When Sharon Udoh, who records and performs as Counterfeit Madison, decided to put together a Nina Simone tribute concert earlier this year, she wasn't thinking about the socially charged nature of the jazz singer's catalogue. Rather, fueled by a distaste for “Nina,” a dramatized 2016 account of the musician's life and career starring Zoe Saldana, Udoh set out to prove that a so-called “nobody in Columbus, Ohio” could do better justice to the source material than the “Avatar” actress.

Months of political discord and racial tension further heightened by the July police killings of Philando Castile and Alton Sterling, however, caused Udoh to reflect more deeply on the words in songs like “Mississippi Goddam” and “Strange Fruit,” with its allusions to “black bodies swingin' in the Southern breeze.”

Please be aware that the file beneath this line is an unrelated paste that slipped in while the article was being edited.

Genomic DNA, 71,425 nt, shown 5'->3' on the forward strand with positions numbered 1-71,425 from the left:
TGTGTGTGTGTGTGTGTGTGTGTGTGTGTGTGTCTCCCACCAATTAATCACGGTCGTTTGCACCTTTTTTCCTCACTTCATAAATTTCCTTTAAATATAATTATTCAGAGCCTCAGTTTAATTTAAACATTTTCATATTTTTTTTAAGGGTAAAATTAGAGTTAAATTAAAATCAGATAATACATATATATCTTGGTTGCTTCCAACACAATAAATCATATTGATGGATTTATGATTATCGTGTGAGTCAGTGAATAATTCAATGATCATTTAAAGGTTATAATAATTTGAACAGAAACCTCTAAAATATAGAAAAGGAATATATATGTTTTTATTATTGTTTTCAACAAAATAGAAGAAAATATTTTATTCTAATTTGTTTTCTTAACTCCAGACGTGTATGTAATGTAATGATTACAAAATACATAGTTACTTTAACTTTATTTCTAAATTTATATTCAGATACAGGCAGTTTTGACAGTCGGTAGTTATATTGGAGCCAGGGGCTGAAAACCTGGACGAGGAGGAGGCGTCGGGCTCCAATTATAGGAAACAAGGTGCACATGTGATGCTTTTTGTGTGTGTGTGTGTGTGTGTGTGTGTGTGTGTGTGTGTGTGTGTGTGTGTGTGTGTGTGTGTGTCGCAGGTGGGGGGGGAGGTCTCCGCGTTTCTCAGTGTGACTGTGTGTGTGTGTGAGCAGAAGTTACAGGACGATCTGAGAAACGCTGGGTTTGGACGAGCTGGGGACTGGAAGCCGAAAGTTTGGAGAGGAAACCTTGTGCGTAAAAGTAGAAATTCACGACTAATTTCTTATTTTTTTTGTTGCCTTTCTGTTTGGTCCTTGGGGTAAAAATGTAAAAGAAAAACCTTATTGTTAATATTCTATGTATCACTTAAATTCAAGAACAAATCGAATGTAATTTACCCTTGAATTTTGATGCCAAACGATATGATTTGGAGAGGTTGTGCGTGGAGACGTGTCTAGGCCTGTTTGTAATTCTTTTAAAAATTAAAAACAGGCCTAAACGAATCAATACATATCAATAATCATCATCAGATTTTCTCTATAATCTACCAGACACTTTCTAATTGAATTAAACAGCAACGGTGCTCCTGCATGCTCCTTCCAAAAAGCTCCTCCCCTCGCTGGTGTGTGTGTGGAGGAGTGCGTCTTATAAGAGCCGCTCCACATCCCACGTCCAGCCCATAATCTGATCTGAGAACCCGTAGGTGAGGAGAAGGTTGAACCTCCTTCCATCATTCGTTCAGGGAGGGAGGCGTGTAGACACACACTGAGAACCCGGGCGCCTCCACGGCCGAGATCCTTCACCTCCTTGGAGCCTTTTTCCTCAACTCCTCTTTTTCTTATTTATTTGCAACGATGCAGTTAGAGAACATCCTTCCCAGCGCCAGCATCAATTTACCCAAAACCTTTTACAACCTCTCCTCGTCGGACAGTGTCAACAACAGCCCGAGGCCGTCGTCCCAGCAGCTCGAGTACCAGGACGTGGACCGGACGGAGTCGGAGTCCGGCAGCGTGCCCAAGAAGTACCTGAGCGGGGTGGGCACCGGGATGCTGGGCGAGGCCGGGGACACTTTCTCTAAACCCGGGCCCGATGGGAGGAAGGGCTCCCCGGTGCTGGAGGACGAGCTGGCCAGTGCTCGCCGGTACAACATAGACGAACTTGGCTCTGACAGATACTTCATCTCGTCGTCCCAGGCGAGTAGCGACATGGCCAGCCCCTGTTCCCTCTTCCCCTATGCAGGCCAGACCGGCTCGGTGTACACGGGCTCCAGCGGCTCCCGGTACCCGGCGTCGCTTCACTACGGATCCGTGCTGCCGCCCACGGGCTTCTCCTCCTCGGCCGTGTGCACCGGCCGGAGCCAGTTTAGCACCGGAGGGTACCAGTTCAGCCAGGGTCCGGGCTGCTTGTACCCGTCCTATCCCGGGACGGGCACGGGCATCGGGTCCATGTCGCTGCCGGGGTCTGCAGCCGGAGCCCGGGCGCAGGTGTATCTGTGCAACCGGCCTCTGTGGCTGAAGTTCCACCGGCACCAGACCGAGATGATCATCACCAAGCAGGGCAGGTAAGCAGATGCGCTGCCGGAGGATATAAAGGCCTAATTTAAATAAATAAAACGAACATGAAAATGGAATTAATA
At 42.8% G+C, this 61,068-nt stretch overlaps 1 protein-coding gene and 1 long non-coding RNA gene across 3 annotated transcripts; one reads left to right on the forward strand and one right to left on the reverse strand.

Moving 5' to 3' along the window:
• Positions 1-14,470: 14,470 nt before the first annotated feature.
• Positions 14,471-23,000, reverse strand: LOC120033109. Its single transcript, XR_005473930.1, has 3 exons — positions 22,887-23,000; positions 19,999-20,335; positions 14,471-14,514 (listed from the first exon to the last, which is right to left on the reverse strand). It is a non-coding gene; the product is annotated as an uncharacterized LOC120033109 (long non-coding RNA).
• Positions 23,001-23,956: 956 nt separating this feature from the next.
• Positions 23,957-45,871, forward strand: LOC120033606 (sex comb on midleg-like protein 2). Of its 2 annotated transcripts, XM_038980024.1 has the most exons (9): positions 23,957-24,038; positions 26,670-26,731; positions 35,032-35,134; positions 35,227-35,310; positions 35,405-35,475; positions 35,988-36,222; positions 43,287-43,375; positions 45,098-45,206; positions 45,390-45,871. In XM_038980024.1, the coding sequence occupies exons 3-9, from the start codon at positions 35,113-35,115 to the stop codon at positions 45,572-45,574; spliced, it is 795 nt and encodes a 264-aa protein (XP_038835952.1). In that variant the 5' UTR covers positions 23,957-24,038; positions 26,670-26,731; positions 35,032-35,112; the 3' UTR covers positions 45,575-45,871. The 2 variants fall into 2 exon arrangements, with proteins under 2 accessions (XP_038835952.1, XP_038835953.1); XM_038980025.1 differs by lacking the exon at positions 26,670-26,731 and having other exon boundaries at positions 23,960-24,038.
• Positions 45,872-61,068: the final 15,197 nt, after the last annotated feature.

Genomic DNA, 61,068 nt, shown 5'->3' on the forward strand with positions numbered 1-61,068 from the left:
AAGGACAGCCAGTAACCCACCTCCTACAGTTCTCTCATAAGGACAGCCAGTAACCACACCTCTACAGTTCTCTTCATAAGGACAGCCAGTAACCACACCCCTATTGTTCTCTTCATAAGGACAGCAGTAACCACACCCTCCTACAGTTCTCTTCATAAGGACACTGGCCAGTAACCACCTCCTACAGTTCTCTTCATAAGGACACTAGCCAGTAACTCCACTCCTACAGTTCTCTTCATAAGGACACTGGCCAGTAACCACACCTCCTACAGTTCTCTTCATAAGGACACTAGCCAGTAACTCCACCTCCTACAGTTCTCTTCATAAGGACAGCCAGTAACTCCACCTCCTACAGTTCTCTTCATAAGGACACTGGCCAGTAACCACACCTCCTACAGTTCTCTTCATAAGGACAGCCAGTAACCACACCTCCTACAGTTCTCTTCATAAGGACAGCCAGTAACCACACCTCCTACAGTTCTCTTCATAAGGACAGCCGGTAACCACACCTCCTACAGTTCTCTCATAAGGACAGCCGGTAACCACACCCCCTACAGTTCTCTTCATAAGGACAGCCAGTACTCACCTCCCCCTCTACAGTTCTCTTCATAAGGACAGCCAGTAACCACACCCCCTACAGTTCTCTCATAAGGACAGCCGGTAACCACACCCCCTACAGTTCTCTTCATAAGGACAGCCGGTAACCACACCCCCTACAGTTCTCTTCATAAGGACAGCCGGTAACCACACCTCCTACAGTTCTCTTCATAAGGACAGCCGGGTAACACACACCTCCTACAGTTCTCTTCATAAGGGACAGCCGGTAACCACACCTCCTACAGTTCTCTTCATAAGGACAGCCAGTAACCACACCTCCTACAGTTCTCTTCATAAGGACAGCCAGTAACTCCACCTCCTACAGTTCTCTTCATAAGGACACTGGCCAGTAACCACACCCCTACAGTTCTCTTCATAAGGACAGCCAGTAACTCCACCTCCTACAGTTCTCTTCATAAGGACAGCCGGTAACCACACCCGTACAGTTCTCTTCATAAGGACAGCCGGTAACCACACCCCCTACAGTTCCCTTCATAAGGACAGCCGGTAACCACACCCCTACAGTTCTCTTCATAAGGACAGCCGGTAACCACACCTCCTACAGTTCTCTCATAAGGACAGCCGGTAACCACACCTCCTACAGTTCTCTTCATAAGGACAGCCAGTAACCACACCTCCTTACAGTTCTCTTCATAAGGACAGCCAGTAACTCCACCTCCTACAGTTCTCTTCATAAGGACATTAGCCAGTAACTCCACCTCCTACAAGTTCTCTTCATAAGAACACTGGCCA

“I’ve always revered Nina as this piano player. She’s a black female piano player; I’m a black female piano player. She has a classical background. She has my range. But she was also this person. She was around when she could look out the window and see people getting hosed in the streets. She was like, 'There are people out there telling me I don’t deserve to live, so I’m going to come to your space and you’re going to applaud me because I’m a fucking queen,'” said Udoh, who performs her Simone show at the Brewery District space Notes on Saturday, Aug. 13. “Throughout this process, Jesus, Allah, Buddha — whoever it was — decided I would need these songs to counteract what’s happening around me. These songs ... have been therapy for these fucking crazy times. When I see what people are telling me about me, I’m defiant. And I am turning to this defiant music.”